Cover of novel Little Women

I have wanted to learn to sail for years. That comes as no secret to those who know me, and to those who have been following these posts (the ocean analogies had to come from somewhere!). That being said, I have no idea how to sail, as circumstance has limited my learning opportunities. Even though the task itself isn’t something, I’m ready to get going when I can—and I know that the belief in your ability to carry out the task is, as with all things, going to be vital. This belief is known as task self-efficacy.

Task self-efficacy is a theory drawn from health promotion, which aims to promote and enable healthy behaviours. The idea fits under the broader range of self-efficacy, defined as the belief we have in our ability to complete something. Self-efficacy is foundational. Scholars argue that it’s the believing in ourselves that kickstarts the behaviour change itself. That belief doesn’t always come from an instantaneous “aha” moment; it can take a lot of work to mold. This molding is achieved through tools called “behaviour change techniques” (BCTs). In theory, you can use BCTs to influence task self-efficacy and, in turn, affect behaviour outcome.

So, why the crash course in health behaviour change?

I’d argue that a lot of core concepts in health behaviour change are applicable to adapting to the online learning environment. Everyone has been through a crash course in online learning this semester. For better or for worse, the fall semester is over. The fall semester gives us a benchmark on how we did with this transition, what we need to do to improve or maintain our current learning strategies. We can think of online learning as the task that we’ve undertaken. I know at the beginning we all felt like we had no sense of self-efficacy when it came to online learning. But the task is done, and again, for better or for worse, we have a benchmark idea of our abilities. The point being, we did it. In and of itself, that shows we got through it, and we can do it again. I’d say that because we have this benchmark, we will be able to do better. Like how way back in first year, none of us knew what we were doing, but by third year, we have (mostly) figured it out. The same applies now. Your belief in yourself, and attempts to evaluate your progress and set new goals, will help you improve this semester.

On that note, I’ve taken 3 main lessons away from last semester.

(1) You need to take of yourself.

At Student Academic Success Services, we often discuss how there are a lot of things that influence academic performance in students. It’s why we emphasize getting good sleep, eating right, and exercise. Essentially, following the 24-Hour Movement Guidelines, published this year by the School of Kinesiology & Health Studies is a great roadmap for how to stay healthy. But the key to using those guidelines is the promise to yourself to take care of yourself. I’m not talking face masks, takeout, and binging Netflix (while those might help!). Not committing to taking care of your health and well-being is a sure way to have a miserable time at university, and to struggle with your academic work. I am irony embodied in this case: I’m a health student and blogger who hasn’t done this as effectively as I could have been with online learning. I’ve actively identified areas of my daily routines, both academic and non-academic, that need improvement to promote my overall well-being. Make some small commitment right now to improve your wellbeing. It could be a five-minute walk, making one healthy choice at your next mealtime, or going to bed just a few minutes earlier today. Even small changes will help.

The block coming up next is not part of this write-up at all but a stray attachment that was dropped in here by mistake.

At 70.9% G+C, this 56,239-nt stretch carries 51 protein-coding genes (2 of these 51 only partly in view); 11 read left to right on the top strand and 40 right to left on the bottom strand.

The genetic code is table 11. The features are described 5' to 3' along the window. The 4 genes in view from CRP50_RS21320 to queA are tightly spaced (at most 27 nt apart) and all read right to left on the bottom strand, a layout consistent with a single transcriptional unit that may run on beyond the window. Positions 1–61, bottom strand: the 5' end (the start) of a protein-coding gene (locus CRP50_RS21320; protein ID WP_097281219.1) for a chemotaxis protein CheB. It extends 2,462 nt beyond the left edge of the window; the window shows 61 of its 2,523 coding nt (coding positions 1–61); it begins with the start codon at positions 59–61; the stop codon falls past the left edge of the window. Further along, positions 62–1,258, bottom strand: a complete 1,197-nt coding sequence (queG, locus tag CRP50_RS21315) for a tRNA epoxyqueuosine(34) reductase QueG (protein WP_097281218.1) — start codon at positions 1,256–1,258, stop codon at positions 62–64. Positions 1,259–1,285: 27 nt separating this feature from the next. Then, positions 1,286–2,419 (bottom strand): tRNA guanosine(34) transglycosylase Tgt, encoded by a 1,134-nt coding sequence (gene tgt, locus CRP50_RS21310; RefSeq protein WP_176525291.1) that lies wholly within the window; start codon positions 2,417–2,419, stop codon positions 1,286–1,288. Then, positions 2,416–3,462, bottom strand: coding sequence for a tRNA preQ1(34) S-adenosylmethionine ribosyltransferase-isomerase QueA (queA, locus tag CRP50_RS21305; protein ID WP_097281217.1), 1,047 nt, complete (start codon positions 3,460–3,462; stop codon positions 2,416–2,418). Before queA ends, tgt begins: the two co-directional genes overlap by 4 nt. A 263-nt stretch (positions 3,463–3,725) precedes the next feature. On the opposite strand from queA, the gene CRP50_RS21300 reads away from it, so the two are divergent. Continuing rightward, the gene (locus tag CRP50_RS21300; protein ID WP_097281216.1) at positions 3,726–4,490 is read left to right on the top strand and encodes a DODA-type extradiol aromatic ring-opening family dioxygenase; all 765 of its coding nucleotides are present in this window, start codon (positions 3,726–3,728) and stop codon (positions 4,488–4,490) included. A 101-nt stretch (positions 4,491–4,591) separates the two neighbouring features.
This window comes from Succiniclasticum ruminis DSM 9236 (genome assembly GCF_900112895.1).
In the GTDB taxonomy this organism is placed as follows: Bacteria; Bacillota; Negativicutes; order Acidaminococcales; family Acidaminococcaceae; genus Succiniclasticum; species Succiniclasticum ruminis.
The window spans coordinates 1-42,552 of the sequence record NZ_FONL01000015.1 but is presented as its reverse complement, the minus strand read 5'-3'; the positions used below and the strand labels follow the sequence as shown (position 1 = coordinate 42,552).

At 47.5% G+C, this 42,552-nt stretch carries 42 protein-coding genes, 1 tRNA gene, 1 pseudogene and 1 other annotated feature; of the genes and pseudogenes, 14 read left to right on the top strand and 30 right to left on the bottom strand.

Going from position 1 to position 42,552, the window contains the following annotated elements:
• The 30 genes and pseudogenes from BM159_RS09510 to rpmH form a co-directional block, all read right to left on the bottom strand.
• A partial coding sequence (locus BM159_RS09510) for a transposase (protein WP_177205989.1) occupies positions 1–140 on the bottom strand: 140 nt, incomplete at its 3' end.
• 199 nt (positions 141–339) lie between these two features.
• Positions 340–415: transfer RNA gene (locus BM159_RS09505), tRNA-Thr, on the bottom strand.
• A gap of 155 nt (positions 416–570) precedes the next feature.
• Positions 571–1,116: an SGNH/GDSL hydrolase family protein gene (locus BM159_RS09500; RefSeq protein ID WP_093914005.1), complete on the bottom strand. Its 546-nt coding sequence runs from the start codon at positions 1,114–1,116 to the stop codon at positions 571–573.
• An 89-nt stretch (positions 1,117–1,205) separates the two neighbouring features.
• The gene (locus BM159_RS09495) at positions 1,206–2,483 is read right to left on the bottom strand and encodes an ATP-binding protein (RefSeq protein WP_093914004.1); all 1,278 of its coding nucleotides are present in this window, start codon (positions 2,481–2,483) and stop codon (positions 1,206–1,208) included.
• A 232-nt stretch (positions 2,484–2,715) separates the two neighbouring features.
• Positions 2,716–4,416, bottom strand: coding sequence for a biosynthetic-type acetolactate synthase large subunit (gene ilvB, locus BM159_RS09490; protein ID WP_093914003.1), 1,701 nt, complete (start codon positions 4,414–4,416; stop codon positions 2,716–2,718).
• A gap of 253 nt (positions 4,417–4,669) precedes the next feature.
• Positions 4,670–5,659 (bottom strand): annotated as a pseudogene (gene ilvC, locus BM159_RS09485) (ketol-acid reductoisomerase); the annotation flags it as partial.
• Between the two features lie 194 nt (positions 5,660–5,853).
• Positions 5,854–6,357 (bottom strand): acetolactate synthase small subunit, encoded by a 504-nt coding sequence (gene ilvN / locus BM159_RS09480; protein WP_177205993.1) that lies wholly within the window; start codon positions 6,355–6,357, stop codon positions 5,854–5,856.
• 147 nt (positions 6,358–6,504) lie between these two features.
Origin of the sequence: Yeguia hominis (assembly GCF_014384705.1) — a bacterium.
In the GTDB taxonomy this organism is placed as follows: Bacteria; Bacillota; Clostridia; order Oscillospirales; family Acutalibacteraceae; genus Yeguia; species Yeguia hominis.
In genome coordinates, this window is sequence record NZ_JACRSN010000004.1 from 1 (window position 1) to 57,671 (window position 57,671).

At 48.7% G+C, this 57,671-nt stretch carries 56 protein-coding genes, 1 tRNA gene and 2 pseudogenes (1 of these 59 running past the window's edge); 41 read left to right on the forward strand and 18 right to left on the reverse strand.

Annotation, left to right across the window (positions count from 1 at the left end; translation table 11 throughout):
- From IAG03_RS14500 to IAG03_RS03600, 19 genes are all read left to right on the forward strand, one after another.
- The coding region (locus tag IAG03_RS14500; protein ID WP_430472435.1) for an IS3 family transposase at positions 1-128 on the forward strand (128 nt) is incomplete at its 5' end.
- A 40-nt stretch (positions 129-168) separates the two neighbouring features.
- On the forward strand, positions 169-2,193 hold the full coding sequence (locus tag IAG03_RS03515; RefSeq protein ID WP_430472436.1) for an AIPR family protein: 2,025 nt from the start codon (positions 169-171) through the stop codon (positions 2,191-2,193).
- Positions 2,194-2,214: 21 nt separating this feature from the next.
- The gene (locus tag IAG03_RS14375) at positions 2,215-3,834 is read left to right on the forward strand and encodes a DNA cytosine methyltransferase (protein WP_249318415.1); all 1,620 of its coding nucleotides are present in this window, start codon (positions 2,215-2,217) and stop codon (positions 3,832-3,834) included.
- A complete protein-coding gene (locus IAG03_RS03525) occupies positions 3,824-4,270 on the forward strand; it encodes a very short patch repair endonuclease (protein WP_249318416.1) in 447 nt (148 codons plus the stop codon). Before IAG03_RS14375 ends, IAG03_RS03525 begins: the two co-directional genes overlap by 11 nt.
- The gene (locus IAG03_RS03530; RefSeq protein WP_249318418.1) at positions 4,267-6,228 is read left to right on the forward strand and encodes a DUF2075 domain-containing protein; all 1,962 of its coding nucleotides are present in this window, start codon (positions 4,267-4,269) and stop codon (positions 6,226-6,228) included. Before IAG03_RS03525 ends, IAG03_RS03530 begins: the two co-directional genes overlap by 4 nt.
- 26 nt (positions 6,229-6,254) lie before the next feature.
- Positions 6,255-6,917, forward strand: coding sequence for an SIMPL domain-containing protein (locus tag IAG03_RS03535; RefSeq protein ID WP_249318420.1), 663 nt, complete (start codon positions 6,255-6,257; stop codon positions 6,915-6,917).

(2) Stay in touch with professors and TAs.

I never used to go to office hours or talk to TAs. When content was confusing, or assignments unclear, I blamed myself for not being smart enough to figure it out on my own. Online school has made me come out of that bubble. It’s made me go to office hours (sometimes just for the sake of virtual human interaction) and ask questions. It’s made me get to know my professors a little bit more, deconstructing the “larger than life” academic persona my various high school teachers have burned into my memory as what to expect from professors. Profs are people too, who often want to see students asking questions, being curious and inquisitive (with a laugh or two in between as conversations go). Online assignment instructions can be confusing, and there isn’t shame in asking a TA or professor for clarification. Utilize your e-mail, OnQ discussion boards, office hours – don’t be afraid to just say, “I don’t get this,” and explain why. Your ego might be bruised asking for help, but your grades will not be.

(3) Prioritize.

As brilliant a student as I am (or maybe not…), I have difficulty prioritizing. I take a lot on because I have such a strong drive to make the most of my university experience. Thus, I work really long hours. I have a friend whose father is a professor. He often checks in with me and asks if I’m doing okay because I seem “very stressed.” There are times where I wish I had my planner on me to show him just how packed my days are. My reality is there are a lot of things in my day I cannot change. I have to work to support myself, I have to do classwork, I have to do well in said classes to keep my financial aid – there is every reason to be stressed and have a packed day. To combat this evident stress, I’ve begun thinking within the specific framework of this BCT called “Framing/Reframing”. This BCT calls on us to deliberately take on a new perspective of our behaviour to change the way we feel about the behaviour. So, instead of cursing my inability to say no, I frame my days with this sentence: “There are only 24 hours in a day, and I come first.” With this reframing, I adopt a mantra of “look at the work I have the privilege of doing”, instead of “I have so much to do.” The reality and busy nature of my days won’t change, but my attitude and behaviour can.

It’s okay not to know how to sail your ship. It’s the experience of figuring out the task itself, using transferable skills, and building confidence, that gives you enough strength to weather whatever academic storm comes at you. And with winter term over, I know collectively, we have the strength to do this again. Hopefully, for the better.